Social Security Scotland began taking applications for Adult Disability Payment as part of a pilot on 21 March 2022 with full national roll-out following in August of that year. Adult Disability Payment is a payment made to those aged 16 to state pension age to help with the costs of being disabled or having a long-term health condition. Eligibility is based on the impact an individual's symptoms have on their daily life, rather than relating to any particular disability or health condition. We ensure that accessing Adult Disability Payment is as straightforward as possible and we always start from a position of trust. We have taken a compassionate and human rights based approach to all disability assistance including Adult Disability Payment. We are helping to provide long-term financial security through the introduction of indefinite awards for severely disabled clients. Our fast track process for people with a terminal illness relies on the judgement of clinicians rather than a fixed period of life expectancy.

People are able to apply for Adult Disability Payment in the way that best suits them: either online, by post, over the phone or face-to-face. Of applications received by 30 April 2023, 69% were made online, 25% were started over the phone and 6% were made through a paper form. Although these were published outwith the reporting period, these are the most relevant statistics to the reporting year.

People who live in Scotland with a Personal Independence Payment award started the transfer process to Adult Disability Payment from 13 June 2022, while those with a Disability Living Allowance award started to get their award transferred from 29 August 2022. Social Security Scotland are aiming to complete the transfer process for everyone in Scotland by the end of 2025. Of the total number of Adult Disability Payment awards, 44% were new applications while 56% were people who had their award transferred.

From the date Adult Disability Payment was launched as part of the phased rollout until 30 April 2023, the total value of payments issued was £109.7 million. Of this, £82.5 million was to new clients and £27.1 million was to clients who had their awards transferred from the DWP.

5.6 Uprating of social security benefits

Scottish Ministers are required by law, under the terms of sections 86A and 86B of the Social Security (Scotland) Act 2018, to consider inflation when deciding the level at which specified forms of Scottish assistance are to be uprated at the start of each financial year. After detailed analysis of various approaches to measure inflation the Consumer Price Index (CPI) was deemed to provide the most accurate measure of average change in price across all consumed goods and services purchased by households.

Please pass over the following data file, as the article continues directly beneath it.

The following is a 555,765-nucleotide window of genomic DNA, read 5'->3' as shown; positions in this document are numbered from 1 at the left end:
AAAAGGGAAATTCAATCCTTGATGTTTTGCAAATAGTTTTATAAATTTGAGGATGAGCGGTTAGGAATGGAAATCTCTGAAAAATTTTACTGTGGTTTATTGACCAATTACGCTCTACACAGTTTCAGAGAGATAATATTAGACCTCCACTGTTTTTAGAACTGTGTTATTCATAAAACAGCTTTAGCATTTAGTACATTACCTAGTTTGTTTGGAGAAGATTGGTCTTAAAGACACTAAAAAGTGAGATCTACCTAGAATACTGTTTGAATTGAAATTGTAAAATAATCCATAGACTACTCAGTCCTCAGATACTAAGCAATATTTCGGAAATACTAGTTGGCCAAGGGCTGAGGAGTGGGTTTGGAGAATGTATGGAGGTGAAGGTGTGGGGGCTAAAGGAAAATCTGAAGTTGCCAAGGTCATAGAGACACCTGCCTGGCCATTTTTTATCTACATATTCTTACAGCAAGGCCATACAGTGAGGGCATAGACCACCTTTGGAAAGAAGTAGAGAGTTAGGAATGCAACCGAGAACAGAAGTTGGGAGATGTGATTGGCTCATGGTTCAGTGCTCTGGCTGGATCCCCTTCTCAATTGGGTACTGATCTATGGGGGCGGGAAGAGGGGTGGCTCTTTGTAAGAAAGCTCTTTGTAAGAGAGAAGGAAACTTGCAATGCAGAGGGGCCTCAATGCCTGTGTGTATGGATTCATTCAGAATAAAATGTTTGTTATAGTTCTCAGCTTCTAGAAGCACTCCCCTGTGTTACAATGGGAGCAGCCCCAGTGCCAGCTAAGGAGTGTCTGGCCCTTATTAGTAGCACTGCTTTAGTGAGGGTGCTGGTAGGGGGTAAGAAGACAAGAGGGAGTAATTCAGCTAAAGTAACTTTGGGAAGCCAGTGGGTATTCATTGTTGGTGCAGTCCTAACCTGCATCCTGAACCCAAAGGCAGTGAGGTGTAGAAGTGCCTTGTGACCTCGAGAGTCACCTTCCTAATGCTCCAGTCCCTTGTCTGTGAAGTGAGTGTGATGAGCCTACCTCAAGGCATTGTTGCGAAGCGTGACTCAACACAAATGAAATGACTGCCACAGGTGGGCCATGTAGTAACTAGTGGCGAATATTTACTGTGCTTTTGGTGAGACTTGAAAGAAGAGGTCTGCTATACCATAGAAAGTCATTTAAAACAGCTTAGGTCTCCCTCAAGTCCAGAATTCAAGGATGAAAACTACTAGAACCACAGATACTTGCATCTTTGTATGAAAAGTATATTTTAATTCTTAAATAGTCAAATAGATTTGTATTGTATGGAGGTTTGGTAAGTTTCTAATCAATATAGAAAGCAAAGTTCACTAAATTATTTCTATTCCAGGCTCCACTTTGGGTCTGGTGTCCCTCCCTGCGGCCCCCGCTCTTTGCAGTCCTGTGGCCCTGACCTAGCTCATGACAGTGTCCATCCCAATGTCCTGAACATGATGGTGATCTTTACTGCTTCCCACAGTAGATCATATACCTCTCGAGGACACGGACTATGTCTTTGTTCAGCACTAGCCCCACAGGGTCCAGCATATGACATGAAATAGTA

The Scottish Government adopted the September CPI figure as the most appropriate measurement for the determination of uprating assistance for the following financial year while retaining the flexibility to use a different rate when necessary. This flexibility was demonstrated when Scottish Ministers decided to uprate specific Scottish assistance by 6% for the 2022/23 financial year, as it was considered that the September 2021 CPI figure of 3.1% failed to represent the increasing cost of living expected in Spring 2022.

Following the publication of the September 2022 CPI figure recorded at 10.1%, a report in fulfilment of section 86A was published in February 2023, outlining the Scottish Government's approach to uprating for the following financial year (2023/24). In recognition of the difficulties faced by clients due to the cost of living crisis, Scottish Ministers agreed to uprate all devolved assistance by at least 10.1%, including those additional forms of assistance not specified under section 86B.

Twelve devolved benefits were increased by 10.1% in April 2023, in line with inflation. Scottish Child Payment was increased by 25% in November 2022 – bringing forward its uprating by four months and increasing its rate above inflation. Scottish Child Payment is now £25 per week – a rise of 150% in eight months.

5.7 Appointees

The Social Security Administration and Tribunal Membership (Scotland) Act 2020 made amendments to the Social Security (Scotland) Act 2018, setting out circumstances in which Scottish Ministers may appoint a person to act on behalf of children; adults regarded as lacking capacity to manage their own benefits; and the deceased. These appointments apply to all forms of assistance and top-ups paid under the 2018 Act.

Statutory guidelines were prepared, consulted on, and published on the Social Security Scotland website. These set out the policy principles and detail of procedures to be followed in making and terminating an appointment. Since early 2022, Social Security Scotland's Local Delivery service has been applying the new guidelines when carrying out face-to face appointee visits for clients.

Work has continued throughout the year to ensure these complex processes are successfully embedded into Local Delivery, ensuring appointee decisions are accurate, consistent and for the benefit of the client. Social Security Scotland have continued to review all inherited DWP appointments for clients who transferred from Disability Living Allowance for Children onto Child Disability Payment, and from Personal Independence Payment onto Adult Disability Payment.

Procedures have been developed to allow individuals to ask Social Security Scotland to review an appointment at any time should they wish to, as can any other interested party. Work is underway to strengthen these challenge rights by providing for a formal process through the First-tier Tribunal service. Work continues towards the commencement of the remaining appointee provisions in the 2020 Act, which are being implemented as a prioritised programme of change.